- d) separating the coated solid particles from the solution; and
- e) carbonizing the coated solid particles to provide carbonaceous material coated particles.
2. The method according to claim 1, wherein the large hydrocarbon compounds are selected from organic compounds and mixtures including lignin, phenol resins, natural resinous polymers, lignins, polymeric olefins, synthetic polymers, acrylates, polyethylenes, and combinations thereof containing two or more different long chain hydrocarbons.
3. The method according to claim 1, wherein the first solvent in preparing mixture B is selected from organic compound mixtures including fractionated petroleum, fractionated decant oils, pyrolysis tars, petroleum and coal tar pitches, and coal tar pitches and heavy petroleum oils.
4. The method according to claim 1, wherein the one of the solvents in preparing mixtures B and C is selected from liquid organic compounds including xylene, toluene, benzenes, tetralin, methyl-pyrrolidinone, quinoline, petroleum distillates and combinations thereof.
5. The method according to claim 1, wherein the heavy hydrocarbon is completely or nearly completely dissolved in the first solvent.
6. The method according to claim 1, wherein the first solvent is completely soluble in the second solvent or completely soluble when the ratio of the second solvent to the first one is less than 1.
7. The method according to claim 1, wherein the overall mass ratio of the second to first solvents is greater than 2
8. The method according to claim 1, wherein the solid particles are carbonaceous materials include petroleum and coal cokes and synthetic and natural graphite.
9. The method according to claim 1, wherein the carbonizing includes heating the solids above 400° C. in inert environment such as nitrogen gas.
10. The method according to claim 1, further comprising incorporating the carbonaceous material coated particles into an electrode of an electrochemical energy cell.
11. The method according to claim 1, comprising heating solution B, solution C, or both solution B and C near the boiling point of one or more of the solvents.
12. An electrochemical material for an electrode comprising:
- a) a graphite particle; and
- b) a large hydrocarbon compound coating;
- wherein said graphite particles are dispersed in xylene, said lignin is dissolved in pitch and xylene, wherein said graphite-xylene solution and said lignin-pitch-xylene solution are mixed, and wherein said graphite is uniformly coated with lignin while boiling the mixed solution.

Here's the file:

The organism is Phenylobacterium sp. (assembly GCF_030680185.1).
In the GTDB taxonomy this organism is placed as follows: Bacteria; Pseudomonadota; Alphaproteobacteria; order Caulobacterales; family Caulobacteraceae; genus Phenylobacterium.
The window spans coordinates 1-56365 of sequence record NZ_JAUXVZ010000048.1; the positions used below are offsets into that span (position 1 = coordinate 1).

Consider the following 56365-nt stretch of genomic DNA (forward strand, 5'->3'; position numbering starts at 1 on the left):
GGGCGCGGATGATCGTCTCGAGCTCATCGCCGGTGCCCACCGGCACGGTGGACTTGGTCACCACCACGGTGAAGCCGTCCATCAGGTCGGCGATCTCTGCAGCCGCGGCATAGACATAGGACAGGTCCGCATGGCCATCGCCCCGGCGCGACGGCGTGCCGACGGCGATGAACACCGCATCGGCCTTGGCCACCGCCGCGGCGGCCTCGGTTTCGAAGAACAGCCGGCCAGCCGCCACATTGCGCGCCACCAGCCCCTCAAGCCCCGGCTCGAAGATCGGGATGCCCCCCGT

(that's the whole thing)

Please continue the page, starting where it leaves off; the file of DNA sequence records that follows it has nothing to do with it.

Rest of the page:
13. The electrochemical material of claim 12, wherein the large hydrocarbon compound is selected from organic compounds and mixtures including lignin, phenol resins, natural resinous polymers, polymeric olefins, synthetic polymers, acrylates, polyethylenes, and combinations thereof containing one or more large hydrocarbon compounds.
14. The electrochemical material of claim 12, wherein the graphite particle includes petroleum and coal cokes and synthetic and natural graphite.
15. The electrochemical material of claim 12, wherein said electrochemical material is incorporated into an electrode of an electrochemical energy cell.
16. The electrochemical material of claim 12, wherein the large hydrocarbon compound, pitch and xylene were mixed at an approximately 1:10:5 ratio (Solution B).
17. The electrochemical material of claim 12, wherein the graphite and xylene were mixed at an approximately 2:9 ratio (Solution C).
18. The electrochemical material of claim 12, wherein said particles are subsequently carbonized, chemically modified, plated with metal or a combination thereof.
19. The method of producing an electrochemical material for an electrode comprising:
- a) mixing lignin with pitch to form solution A,
- b) mixing solution A with xylene to form solution B,
- c) dissolving graphite particles in xylene to form solution C,
- d) heating solution B and solution C to boiling point,
- e) mixing the solution B and solution C at boiling point, and
- f) isolating graphite particles uniformly coated with lignin.
20. The method according to claim 19, wherein the first solvent in preparing mixture B is selected from organic compound mixtures including fractionated petroleum, fractionated decant oils, pyrolysis tars, petroleum and coal tar pitches, and coal tar pitches and heavy petroleum oils.
21. The method according to claim 19, wherein the one of the solvents in preparing mixtures B and C is selected from liquid organic compounds including xylene, toluene, benzenes, tetralin, methyl-pyrrolidinone, quinoline, petroleum distillates and combinations thereof.
22. The method according to claim 19, wherein the lignin is completely or nearly completely dissolved in the first solvent.
23. The method according to claim 19, wherein the first solvent is completely soluble in the second solvent or completely soluble when the ratio of the second solvent to the first one is less than 1.
24. The method according to claim 19, wherein the overall mass ratio of the second to first solvents is greater than 2
25. The method according to claim 19, wherein the graphite particles are carbonaceous materials including petroleum cokes, coal cokes, synthetic graphite, natural graphite, and combinations thereof.
26. The method according to claim 19, further comprising incorporating the electrochemical material coated particles into an electrode of an electrochemical energy cell.
27. The method according to claim 19, comprising heating solution B, solution C, or both solution B and C near the boiling point of one or more of the solvents.
28. The electrochemical material of claim 19, wherein the lignin, pitch and xylene were mixed at an approximately 1:10:5 ratio (Solution B).
29. The electrochemical material of claim 19, wherein the graphite and xylene were mixed at an approximately 2:9 ratio (Solution C).
30. The g electrochemical material of claim 19, wherein solutions B and C were mixed at an approximately 1:10 ratio.
31. The electrochemical material of claim 19, wherein said particles are subsequently carbonized, chemically modified, plated with metal or a combination thereof.
International Classification: H01M 4/60 (20060101); B05D 1/18 (20060101); B05D 3/00 (20060101); B05D 7/24 (20060101); B05D 5/12 (20060101);